Cinergy Dine-In Theater, Charlotte, North Carolina
April 2024
Afterparty (includes JS Pub Quiz!)
HalfStack may return to Charlotte in 2024. We're currently deciding based on interest and availability.Early bird tickets now available for an incredible day of JS!

What to Expect

HalfStack events are fun, creative single track JavaScript events hosted in relaxed environments. HalfStack provides authentic, high value experiences for all attendees.

The priority for HalfStack is the attendee experience, with great food, drinks, talks, swag, and community. Hosted by London’s longest-lived JavaScript meetup group, HalfStack now runs events in Belgrade, Charlotte, London, Newquay, New York, Phoenix, Tel Aviv, and Vienna!

HalfStack carefully curates talks that inspire and inform the audience in a highly interactive and entertaining manner. Each HalfStack event provides an intimate feeling where each attendee has time to meet one another.

Two conference speakers with dog masks on
Three smiling conference attendees with VR headsets on

Call for Proposals

Visit our CfP page for more information on proposing your amazing HalfStack session!

Fair Pricing

Visit our Pricing page to understand what we charge and why.

Our Illustrious Speakers

Each of our events has between 8 and 12 sessions. We update our speaker information regularly. We usually save a few details to give you some surprises on the day of the event, including the order of the sessions.

  • Bekah Rice
    DIY Usability Testing When You Have No Time and No Budget

    Testing your digital products with real people is the only real way to see if what you've built actually works. The problem is, many of us just don't have the time or budget to run a full-scale usability test. Still, it's always better to do some testing rather than none. We'll cover all the basics for running your own short, successful usability tests on a shoestring budget, using just a few basic resources.

  • Trent Willis
    The app-changing power and joy of native Web APIs

    Trent will guide us through an exploration of lesser known web APIs and the amazing things you can do with them. More details to follow.

  • Ben Ilegbodu
    Let’s web dev like it’s 1999!

    When we view source our modern web applications, the code looks nothing like what we originally wrote. At a minimum, it’s gone through linting, transpilation, obfuscation, minification, and bundling. And in order to build our beautifully designed apps with sophisticated interactions, we leverage the latest features in HTML, CSS, and JavaScript available in our modern evergreen browsers. However, when web development was in its infancy two decades ago, things were drastically different. Sites had hit counters, used frames for navigation, and were updated manually via FTP. We used the blink tag and scrolling marquees! Let’s take a walk down memory lane (or have a history lesson) and have some laughs cringing at how sites looked, how they were built, and the rudimentary tooling we had to develop them.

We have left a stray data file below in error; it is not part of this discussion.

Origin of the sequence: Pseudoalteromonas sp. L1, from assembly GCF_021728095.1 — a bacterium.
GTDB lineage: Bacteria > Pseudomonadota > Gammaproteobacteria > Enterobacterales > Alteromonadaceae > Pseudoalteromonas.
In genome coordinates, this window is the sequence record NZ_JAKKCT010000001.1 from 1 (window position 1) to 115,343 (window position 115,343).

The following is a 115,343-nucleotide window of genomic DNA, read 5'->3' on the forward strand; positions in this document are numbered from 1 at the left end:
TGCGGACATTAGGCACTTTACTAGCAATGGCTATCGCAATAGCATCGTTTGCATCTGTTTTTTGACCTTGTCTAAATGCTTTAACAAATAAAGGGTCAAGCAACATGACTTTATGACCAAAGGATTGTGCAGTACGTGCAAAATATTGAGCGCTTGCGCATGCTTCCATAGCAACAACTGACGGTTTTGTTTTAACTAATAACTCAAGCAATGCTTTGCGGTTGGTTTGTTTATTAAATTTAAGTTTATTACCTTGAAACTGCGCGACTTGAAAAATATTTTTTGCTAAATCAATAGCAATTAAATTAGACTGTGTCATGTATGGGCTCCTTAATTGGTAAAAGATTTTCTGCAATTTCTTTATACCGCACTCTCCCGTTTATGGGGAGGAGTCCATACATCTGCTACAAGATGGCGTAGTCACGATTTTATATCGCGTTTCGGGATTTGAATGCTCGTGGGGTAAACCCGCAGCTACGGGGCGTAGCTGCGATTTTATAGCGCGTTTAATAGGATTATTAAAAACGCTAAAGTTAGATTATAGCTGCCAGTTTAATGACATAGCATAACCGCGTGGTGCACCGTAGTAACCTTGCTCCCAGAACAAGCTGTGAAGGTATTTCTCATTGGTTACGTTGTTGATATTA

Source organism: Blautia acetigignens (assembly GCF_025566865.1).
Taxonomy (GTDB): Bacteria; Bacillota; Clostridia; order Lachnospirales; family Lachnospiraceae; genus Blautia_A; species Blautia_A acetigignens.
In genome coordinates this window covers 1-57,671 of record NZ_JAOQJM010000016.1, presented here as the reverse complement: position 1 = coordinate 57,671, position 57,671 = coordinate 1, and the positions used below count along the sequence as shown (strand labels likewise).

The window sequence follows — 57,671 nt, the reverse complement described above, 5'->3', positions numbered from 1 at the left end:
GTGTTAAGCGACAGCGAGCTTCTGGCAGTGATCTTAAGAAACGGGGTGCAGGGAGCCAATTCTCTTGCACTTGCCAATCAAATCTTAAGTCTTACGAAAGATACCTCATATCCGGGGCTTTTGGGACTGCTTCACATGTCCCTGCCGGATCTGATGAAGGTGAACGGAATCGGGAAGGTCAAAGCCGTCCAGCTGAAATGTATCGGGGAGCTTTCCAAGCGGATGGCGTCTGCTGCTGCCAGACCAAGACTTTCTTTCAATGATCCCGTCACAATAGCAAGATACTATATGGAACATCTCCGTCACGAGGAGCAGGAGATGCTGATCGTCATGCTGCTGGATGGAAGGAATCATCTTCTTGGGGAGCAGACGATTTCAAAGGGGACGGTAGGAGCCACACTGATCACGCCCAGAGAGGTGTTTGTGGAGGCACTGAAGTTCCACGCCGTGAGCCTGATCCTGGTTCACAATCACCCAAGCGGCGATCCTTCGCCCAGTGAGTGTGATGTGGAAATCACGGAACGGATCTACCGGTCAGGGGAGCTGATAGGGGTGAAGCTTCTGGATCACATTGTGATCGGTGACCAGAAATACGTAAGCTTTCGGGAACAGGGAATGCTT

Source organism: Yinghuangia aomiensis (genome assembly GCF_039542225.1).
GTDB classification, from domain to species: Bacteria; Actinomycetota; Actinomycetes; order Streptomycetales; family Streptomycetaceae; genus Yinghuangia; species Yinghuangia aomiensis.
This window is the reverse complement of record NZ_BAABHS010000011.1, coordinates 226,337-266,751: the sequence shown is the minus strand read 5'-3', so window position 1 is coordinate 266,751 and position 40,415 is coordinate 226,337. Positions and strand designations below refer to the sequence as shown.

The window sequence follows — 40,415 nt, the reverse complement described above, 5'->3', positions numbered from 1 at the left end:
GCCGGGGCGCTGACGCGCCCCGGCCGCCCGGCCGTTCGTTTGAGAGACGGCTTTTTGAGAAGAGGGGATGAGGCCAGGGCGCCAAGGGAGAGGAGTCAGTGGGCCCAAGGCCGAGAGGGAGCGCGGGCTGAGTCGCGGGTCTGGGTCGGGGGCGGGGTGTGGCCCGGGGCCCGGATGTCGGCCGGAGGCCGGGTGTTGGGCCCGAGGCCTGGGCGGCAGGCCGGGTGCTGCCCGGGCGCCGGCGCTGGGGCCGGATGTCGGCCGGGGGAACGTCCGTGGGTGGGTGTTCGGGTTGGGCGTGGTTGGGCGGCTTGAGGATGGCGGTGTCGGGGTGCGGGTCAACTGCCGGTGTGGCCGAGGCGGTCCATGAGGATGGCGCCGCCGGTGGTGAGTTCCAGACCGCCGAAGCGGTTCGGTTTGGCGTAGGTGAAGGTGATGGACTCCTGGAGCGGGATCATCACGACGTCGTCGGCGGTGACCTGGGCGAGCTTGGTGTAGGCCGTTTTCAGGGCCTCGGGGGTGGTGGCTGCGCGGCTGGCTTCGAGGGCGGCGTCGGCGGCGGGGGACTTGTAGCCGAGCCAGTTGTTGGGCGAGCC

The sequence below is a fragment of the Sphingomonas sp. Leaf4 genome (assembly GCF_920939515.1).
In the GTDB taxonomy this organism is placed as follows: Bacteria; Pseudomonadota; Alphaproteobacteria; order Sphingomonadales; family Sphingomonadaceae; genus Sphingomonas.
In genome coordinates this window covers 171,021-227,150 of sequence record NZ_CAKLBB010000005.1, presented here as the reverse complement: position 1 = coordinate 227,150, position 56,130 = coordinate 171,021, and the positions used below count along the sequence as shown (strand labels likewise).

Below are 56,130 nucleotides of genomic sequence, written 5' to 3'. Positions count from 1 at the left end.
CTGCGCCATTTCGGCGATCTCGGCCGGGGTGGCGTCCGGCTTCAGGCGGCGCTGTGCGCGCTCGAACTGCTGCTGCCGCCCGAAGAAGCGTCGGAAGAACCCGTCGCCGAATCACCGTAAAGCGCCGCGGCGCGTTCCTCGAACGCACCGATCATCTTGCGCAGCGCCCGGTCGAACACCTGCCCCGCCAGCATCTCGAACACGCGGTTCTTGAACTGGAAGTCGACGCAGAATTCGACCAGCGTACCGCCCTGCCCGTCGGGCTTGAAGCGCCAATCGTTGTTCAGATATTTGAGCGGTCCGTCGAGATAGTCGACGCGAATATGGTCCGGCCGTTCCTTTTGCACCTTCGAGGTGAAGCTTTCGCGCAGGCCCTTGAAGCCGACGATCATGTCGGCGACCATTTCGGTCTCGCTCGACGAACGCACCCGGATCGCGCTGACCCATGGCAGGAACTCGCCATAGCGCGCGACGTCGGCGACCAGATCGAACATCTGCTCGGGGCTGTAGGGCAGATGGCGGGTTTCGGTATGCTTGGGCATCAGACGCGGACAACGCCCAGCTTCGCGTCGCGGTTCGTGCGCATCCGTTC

• Matt Priour
    Exploring the strange world of Windows High Contrast Mode and how it affects web pages

    Windows High Contrast Mode is a feature that is designed to make it easier for users with visual impairments to see and use their computer. However, this feature can cause some unexpected changes to the way that UI elements are displayed on the web, which can be confusing for developers. In this session, we will explore the technical details of how High Contrast Mode works, and we will discuss some common challenges and solutions for ensuring that web page elements are correctly displayed when this mode is enabled. By the end of this talk, you will have a better understanding of how High Contrast Mode affects web development, and you will have some practical tools for addressing these challenges in your own work.

  • Adam Cuppy
    What if Shakespeare Wrote Code?

    Did you know that Shakespeare wrote almost no direction into his plays? No fight direction. No staging. No notes to the songs. Of the 1700 words he created, there was no official dictionary. That’s right, the author of some of the greatest literary works in history - filled with situational complexity, fight sequences, and music - includes NO documentation! His words told the rest of the story. The text - the code - filled in the gaps. What can we learn from his texts? What can we apply to our modern day development efforts?

  • Thomas Jimenez
    Accelerating your product launch through tech decisions

    As a developer, it's natural to want your code to be as efficient as possible. But what defines efficiency? The answer varies depending on who you ask. For those bootstrapping a new web app, minimizing friction on the path to your launch is often the primary goal. Achieving this requires a web stack that maximizes your developer experience. We’ll explore the real world journey of balancing developer productivity with the challenges involved when building a modern web app.

  • Griffin Solot-Kehl
    Adventures in WebRTC-based content streaming

    Content streaming is an increasingly growing sector, and people are now integrating it directly into their web pages, instead of directing people to a zoom and such. WebRTC provides a foundation to make this possible, but WHIP and WHEP are new standards in progress to improved web based streaming and reduce latency. We'll look at some of the adventures and misadventures in making web-based streaming a reality.

  • Dylan Schiemann
    The Editor is Broken

    Dylan recently woke up to a bug report for a very obscure bug with SlateJS and Chrome 112. He'll walk us through the process of debugging the issue, and how he was able to get it fixed on the right level.

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